TravelManagers asks the question: Which endorsement will be most effective should consumer media coverage focus on a travel agent collapse and consumers losing their money and being unable to travel?  Is it “an ATAS accredited agent is a trusted professional travel agent, who delivers quality service to consumers” or is it “ATAS accreditation guarantees the viability of your travel agent?” Is there any reason why this could not be further enhanced by combining these two claims into one?

Despite claims by AFTA, Mayo said, there had been no evidence to date that  demonstrated ATAS was “future proof”.

“The question has to be asked, how can it be future proof when AFTA is on record as saying the scheme will change later if the absence of consumer protection from travel intermediary collapses resulting in bad publicity makes this necessary?

“TravelManagers strongly believe now is the time for robust discussion and debate to ensure an effective scheme is created initially whilst there is still time.”

Mayo reiterated TravelManagers’ view that the collapse of other travel agents resulting in consumer losses, which would tarnish the integrity of all travel agents and result in consumers losing confidence in travel agents, could spell the beginning of the end for small business in the travel sector.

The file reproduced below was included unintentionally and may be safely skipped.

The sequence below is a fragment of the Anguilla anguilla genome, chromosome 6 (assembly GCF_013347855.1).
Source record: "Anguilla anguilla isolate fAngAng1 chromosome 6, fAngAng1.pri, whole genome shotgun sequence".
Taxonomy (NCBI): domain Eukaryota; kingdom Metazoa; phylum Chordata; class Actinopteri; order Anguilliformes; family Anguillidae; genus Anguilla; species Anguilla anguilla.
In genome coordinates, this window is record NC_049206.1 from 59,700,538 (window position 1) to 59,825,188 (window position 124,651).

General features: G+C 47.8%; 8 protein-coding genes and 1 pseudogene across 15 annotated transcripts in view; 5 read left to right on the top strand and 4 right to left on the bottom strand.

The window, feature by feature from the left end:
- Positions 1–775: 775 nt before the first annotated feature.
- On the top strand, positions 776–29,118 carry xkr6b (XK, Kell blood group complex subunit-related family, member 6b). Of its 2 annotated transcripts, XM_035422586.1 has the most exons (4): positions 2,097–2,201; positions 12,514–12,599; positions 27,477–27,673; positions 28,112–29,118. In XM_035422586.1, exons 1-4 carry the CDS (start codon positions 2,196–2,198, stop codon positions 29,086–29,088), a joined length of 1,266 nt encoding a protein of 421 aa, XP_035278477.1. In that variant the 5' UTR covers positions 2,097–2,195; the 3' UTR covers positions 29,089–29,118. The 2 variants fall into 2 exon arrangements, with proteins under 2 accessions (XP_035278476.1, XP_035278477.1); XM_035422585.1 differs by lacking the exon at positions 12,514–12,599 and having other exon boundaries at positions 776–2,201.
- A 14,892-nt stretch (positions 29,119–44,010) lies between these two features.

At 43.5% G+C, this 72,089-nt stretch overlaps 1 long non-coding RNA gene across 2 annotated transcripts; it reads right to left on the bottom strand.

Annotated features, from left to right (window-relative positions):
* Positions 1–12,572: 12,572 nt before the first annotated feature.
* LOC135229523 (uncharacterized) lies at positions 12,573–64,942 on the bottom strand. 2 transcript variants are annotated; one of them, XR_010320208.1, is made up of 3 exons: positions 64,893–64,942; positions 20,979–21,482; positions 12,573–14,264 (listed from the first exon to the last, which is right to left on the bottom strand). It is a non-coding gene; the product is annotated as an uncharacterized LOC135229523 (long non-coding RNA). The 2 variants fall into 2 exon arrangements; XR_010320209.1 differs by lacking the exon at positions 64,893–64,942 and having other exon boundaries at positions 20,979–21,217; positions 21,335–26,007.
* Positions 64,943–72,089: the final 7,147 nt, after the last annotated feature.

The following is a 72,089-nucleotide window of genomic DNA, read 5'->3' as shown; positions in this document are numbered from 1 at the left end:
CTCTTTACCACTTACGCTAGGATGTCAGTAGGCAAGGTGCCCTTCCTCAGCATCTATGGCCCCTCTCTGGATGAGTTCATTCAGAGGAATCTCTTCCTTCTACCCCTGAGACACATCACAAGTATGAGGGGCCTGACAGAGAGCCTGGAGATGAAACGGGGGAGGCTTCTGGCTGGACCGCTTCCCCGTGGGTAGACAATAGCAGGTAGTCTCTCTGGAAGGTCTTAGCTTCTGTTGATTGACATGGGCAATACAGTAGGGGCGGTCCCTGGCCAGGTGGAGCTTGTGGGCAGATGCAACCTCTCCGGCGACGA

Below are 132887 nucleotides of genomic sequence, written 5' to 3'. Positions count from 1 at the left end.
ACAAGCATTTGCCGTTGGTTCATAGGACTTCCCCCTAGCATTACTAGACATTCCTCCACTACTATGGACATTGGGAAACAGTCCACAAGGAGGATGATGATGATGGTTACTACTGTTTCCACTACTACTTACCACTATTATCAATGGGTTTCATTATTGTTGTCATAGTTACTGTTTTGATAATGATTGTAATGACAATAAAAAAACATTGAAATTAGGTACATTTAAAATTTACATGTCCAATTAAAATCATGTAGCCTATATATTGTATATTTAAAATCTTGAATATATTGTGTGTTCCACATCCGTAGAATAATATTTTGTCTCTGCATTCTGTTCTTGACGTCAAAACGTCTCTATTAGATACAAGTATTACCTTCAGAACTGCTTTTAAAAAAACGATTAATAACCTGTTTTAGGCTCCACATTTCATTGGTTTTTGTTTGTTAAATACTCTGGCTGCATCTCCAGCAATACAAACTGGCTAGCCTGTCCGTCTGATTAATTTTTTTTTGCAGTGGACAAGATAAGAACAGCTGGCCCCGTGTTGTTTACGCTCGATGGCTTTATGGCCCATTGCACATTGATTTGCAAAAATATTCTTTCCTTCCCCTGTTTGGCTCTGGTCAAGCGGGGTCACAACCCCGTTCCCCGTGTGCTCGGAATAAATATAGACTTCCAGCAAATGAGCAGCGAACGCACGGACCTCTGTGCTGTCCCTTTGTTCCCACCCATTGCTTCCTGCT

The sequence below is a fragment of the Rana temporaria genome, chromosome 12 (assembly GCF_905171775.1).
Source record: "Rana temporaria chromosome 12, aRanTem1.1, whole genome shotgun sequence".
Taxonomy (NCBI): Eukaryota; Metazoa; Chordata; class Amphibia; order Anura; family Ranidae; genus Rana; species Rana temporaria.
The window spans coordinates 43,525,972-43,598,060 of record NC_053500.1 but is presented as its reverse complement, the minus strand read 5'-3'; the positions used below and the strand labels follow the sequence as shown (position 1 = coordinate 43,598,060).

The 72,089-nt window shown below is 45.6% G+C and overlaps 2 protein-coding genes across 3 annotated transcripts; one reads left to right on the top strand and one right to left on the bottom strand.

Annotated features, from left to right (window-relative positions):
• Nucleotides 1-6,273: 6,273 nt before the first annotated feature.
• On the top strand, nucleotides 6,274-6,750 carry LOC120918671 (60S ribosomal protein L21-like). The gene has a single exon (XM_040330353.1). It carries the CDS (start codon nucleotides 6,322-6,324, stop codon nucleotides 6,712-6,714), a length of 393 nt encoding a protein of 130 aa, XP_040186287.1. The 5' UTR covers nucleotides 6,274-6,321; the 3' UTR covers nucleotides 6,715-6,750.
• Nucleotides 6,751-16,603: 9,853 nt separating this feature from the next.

TravelManagers wants to know why ATAS doesn’t insist that Travel Agent Insolvency Insurance be mandatory when participation is voluntary. “If an agent big or small does not want to provide the consumer with a guarantee of financial security, they would have the choice of not joining ATAS, which was not an option under the current licensing/TCF regime.

“It does not make sense to launch a scheme that is flawed and puts travel agents’ businesses unnecessarily at risk when it can be avoided and save potential suffering for both consumers and the industry,” Mayo said.

“TCF had its faults and TravelManagers has never disputed this. However it served the industry well in minimising travel agent collapses and protecting the consumer from loss of monies and not being able to travel.